External-cause mortality after psychologic trauma: the effects of stress exposure and predisposition.Compr Psychiatry. 2006 Nov-Dec; 47(6):503-14.CP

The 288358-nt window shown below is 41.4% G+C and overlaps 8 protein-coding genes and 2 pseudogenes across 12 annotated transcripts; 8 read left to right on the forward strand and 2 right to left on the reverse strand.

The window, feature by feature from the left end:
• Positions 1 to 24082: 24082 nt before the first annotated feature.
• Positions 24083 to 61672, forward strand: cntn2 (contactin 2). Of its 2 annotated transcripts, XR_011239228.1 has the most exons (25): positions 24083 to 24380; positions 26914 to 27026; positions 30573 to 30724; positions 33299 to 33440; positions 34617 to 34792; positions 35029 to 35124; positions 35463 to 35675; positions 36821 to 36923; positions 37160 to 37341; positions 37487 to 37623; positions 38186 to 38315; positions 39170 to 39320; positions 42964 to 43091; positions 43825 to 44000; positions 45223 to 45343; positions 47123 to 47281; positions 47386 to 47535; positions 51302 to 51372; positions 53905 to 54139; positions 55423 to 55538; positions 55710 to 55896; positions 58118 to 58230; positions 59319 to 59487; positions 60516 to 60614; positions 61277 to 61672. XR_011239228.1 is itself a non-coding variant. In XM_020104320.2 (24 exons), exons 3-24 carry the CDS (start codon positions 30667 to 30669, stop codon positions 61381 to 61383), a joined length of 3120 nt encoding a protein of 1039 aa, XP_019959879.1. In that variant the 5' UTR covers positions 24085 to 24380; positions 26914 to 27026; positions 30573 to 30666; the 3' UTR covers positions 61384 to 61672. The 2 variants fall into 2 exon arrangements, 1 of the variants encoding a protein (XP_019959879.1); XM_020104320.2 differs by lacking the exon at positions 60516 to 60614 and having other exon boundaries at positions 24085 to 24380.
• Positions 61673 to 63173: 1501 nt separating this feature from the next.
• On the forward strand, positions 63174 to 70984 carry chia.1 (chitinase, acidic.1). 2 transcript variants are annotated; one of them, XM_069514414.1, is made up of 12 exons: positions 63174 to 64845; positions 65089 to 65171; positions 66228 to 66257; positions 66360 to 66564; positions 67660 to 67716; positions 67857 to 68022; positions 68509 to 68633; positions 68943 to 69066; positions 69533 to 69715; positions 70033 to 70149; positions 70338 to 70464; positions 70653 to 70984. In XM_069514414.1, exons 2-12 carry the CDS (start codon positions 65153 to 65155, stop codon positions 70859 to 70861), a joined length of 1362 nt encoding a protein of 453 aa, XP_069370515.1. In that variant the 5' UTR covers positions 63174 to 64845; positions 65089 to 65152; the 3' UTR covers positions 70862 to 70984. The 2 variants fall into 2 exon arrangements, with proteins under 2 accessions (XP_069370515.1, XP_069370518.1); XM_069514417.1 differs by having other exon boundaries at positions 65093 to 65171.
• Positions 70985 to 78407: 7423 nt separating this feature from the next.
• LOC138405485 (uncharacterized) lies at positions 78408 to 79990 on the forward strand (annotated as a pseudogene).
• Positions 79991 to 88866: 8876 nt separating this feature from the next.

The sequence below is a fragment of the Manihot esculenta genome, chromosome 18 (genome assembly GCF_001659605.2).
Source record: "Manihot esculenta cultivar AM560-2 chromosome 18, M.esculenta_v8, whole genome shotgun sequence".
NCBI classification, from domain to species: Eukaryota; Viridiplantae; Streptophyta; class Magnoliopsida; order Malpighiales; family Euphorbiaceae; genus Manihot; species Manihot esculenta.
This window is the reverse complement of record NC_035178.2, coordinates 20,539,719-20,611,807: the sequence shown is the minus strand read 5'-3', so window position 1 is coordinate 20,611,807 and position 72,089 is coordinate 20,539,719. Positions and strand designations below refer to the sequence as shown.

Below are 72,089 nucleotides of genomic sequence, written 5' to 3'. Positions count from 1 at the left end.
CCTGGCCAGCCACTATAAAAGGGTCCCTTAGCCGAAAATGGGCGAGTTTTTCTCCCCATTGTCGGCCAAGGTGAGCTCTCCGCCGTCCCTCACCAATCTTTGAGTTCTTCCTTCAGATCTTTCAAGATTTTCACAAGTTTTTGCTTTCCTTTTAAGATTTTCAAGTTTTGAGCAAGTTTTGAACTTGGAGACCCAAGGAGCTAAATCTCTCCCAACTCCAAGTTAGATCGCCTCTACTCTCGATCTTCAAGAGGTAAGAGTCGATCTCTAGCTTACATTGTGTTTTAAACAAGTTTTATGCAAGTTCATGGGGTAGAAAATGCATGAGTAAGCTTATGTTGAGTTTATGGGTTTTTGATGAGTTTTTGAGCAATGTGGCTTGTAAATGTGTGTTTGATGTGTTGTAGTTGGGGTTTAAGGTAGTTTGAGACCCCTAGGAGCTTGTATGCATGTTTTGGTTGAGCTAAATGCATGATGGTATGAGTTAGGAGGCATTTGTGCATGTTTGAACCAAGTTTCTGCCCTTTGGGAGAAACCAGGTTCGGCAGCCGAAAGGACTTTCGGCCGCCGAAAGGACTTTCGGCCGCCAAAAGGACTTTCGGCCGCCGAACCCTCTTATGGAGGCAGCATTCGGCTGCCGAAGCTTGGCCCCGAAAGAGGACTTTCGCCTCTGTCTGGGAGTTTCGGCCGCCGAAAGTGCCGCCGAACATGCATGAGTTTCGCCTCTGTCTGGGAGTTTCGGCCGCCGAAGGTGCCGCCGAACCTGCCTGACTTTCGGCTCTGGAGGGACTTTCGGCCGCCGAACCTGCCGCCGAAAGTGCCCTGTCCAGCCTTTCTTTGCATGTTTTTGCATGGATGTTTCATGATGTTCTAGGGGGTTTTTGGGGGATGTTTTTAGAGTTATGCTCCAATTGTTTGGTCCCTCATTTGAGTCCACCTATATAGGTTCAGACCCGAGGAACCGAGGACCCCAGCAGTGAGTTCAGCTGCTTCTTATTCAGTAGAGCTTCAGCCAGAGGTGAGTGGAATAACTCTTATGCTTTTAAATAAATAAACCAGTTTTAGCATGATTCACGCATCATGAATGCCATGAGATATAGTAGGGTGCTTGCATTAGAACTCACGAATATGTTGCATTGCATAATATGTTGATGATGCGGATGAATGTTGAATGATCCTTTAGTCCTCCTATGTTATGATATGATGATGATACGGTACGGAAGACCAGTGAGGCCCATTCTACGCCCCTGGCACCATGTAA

Research suggests that exposure to psychologic trauma is associated with mortality from external causes, including homicide, suicide, drug overdoses, and unintended injury. However, the etiology of this association is unclear. We examined the survival time and cause of death among a national sample of 15288 US Army veterans by posttraumatic stress disorder (PTSD) status 30 years after military service. In these analyses, we included demographic (age, race, marital status, service entry age, and birthplace), predisposing (army volunteer status, discharge status, history of drug abuse, early-age alcohol use, and intelligence), and combat exposure variables. After adjusting for demographic and predisposing factors, all-cause mortality was associated with PTSD for all veterans combined (hazards ratio [HR] = 2.1, P < .001), as well as for era veterans without Vietnam service (HR = 2.0, P = .001) and theater veterans with Vietnam service (HR = 2.1, P < .001). For theater veterans, PTSD remained significant for all-cause mortality, even after controlling for demographic, predisposition, and combat exposure measures (HR = 2.1, P < .001). For external mortality, the adjusted results indicated that PTSD was associated with death for all veterans combined (HR = 2.3, P < .001) and for theater veterans separately (HR = 2.2, P = .002). For era veterans, the adjusted external mortality results also approached statistical significance (HR = 2.2, P = .068). Among theater veterans, PTSD remained significant for external mortality, even after controlling for all variables and combat exposure (HR = 2.2, P = .002). Combat exposure was not associated with external mortality once all variables were controlled. In addition, theater veterans who volunteered for Vietnam and those with dishonorable discharges were at increased risk for external-cause mortality.